Tag: Phone co
An aggravating commercial, but it is free speech
And talk about spin city…. but it is free speech.
I appreciated that they included details of their commercial on their website. It actually makes it pretty easy to use as a template to create a counter one. Thus…. here is some proposed audio. If anyone wants to run with it, by all means feel free to use this in any form you like. Kaltura makes for a pretty easy way to put together collaborative video projects.
- (Music ramps up)
- February 16th.
- The law that lets the phone companies off the hook expires….
- Senate Democrats and Republicans vote overwhelmingly to protect the phone co.
- But the House refuses to vote on H.R.3773 (as amended by the Senate) and insteadâ€¦.
- want to protect the lives of American citizens AND their civil liberties.
- So the phone company looses
- Tell the House of Representatives to do its job and continue to block the Senateâ€™s Terror Surveillance Bill. FISA must be updated based upon todays technology, AND it must also protect the civil liberties of American Citizens.
I’m not anti phone co… well ok, I’m anti alltel, but thats another story entirely. Protecting the phone company from being hung out to dry is a good thing to ensure continued cooperation in grey areas of the law, but it best not be a deciding factor as to whether FISA is updated or not. American lives may be at stake.
I also have even greater respect for Barack Obama, who chose to vote NO when the bill was before the senate. For reference, Hillary did not vote, and John McCain voted for it.
Here is a letter from Barack Obama to one of his constituents. I’ve copied a part ofÂ it here.
On February 12, 2008, the Senate passed S. 2248, making its own reforms to FISA. I am disappointed that S. 2248, if signed into law, will grant an unprecedented level of immunity for telecommunications companies that cooperated with the President’s warrantless wiretapping program. I was proud to cosponsor several amendments, including the Dodd-Feingold amendment to strike the immunity provision, that would have enhanced privacy protections while maintaining the tools to fight terrorism. However, with the defeat of this amendment, telecom companies will not be held accountable even if it could be proven that they clearly and knowingly broke the law and nullified the privacy rights of Americans. I am frustrated by the President’s decision to play politics by threatening to veto any legislation not containing immunity. Why the President continues to try to hold this important legislation captive to that special interest provision defies explanation. The House and Senate must reconcile differences between the two versions of the bill before being signed into law.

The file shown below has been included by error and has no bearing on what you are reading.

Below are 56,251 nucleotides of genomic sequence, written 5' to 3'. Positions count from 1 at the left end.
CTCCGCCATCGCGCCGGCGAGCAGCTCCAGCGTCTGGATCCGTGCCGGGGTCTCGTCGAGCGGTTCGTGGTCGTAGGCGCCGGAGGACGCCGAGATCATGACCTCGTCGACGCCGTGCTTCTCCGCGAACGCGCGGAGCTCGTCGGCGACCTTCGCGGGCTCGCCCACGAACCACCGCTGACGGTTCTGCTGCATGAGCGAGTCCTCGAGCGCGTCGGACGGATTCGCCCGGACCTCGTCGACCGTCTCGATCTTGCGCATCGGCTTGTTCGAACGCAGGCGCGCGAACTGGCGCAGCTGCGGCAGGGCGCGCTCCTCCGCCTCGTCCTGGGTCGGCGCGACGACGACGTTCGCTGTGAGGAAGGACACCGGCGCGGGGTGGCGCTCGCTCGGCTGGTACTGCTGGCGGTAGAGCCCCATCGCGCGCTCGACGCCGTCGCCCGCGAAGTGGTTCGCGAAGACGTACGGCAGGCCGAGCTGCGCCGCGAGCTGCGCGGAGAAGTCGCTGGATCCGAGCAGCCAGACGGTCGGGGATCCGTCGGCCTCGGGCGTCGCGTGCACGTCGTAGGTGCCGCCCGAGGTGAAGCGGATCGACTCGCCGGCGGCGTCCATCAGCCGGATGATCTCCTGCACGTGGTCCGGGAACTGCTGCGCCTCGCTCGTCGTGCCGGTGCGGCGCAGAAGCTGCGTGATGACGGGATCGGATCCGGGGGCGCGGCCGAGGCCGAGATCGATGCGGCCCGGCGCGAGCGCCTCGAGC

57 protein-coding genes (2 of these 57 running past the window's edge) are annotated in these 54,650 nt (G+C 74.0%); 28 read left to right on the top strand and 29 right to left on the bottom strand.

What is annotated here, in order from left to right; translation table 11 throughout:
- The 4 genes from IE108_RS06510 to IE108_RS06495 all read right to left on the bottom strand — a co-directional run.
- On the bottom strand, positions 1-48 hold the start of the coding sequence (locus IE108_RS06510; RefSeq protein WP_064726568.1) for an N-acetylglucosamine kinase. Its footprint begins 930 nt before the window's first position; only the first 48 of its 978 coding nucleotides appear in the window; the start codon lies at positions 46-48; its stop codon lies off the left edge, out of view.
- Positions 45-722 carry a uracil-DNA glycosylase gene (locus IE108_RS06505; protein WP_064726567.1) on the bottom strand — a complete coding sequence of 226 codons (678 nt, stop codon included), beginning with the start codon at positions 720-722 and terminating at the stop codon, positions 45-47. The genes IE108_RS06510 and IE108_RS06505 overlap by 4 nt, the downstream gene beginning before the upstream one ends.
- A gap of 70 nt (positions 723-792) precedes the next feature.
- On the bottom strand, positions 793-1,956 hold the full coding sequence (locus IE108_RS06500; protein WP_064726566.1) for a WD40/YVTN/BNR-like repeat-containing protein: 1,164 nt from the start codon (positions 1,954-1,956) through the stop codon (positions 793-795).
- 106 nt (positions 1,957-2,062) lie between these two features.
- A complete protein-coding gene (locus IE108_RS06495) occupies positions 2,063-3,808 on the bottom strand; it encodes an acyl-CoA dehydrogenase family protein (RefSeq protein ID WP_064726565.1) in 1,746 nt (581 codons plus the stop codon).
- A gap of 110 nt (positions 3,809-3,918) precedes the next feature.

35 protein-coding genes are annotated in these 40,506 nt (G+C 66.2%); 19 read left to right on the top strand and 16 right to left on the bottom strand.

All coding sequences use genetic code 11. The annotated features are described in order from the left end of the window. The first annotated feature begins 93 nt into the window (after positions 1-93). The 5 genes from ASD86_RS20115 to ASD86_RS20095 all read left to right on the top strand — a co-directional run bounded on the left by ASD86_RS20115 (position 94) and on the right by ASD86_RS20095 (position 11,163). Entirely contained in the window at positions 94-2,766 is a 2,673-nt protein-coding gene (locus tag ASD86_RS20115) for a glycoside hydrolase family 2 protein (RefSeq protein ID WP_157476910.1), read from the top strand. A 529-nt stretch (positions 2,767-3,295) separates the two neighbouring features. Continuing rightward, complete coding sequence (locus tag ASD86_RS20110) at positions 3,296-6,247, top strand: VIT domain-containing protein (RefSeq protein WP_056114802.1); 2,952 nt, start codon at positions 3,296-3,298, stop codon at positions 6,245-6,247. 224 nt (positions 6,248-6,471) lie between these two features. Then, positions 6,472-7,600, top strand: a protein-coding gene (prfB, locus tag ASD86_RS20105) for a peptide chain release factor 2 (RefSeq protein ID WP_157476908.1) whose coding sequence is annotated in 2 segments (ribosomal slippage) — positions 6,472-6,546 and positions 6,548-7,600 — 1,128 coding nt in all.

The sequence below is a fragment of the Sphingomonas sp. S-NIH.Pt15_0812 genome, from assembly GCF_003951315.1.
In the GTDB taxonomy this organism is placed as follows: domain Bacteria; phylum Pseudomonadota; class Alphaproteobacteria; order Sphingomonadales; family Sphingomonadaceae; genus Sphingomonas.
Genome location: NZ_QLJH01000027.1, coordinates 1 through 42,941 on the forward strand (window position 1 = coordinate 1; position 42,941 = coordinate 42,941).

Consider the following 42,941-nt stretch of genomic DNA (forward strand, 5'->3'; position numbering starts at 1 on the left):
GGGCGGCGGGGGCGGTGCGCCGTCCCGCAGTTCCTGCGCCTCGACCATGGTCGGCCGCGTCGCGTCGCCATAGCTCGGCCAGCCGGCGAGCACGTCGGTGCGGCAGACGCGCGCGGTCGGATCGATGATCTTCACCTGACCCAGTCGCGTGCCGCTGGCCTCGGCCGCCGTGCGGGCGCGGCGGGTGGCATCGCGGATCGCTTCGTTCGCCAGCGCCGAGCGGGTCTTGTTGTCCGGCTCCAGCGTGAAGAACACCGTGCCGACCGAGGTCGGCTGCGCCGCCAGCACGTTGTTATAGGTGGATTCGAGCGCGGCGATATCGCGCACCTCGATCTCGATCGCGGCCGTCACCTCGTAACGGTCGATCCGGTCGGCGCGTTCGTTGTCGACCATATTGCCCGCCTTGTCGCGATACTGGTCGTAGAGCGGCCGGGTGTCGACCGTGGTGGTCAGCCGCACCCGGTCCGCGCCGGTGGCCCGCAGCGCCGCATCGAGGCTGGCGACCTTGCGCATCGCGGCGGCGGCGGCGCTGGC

The American people understand that new threats require flexible responses to keep them safe, and that our intelligence gathering capability needs to be improved. What they do not want is for the President or the Congress to use these imperatives as a pretext for promoting policies that not only go further than necessary to meet a real threat, but also violate some of the most basic tenets of our democracy. Like most members of Congress, I continue to believe that the essential objective of conducting effective domestic surveillance in the War on Terror can be achieved without discarding our constitutionally protected civil liberties.
And thank you as well to congressman Tim Walz for taking a stand on this.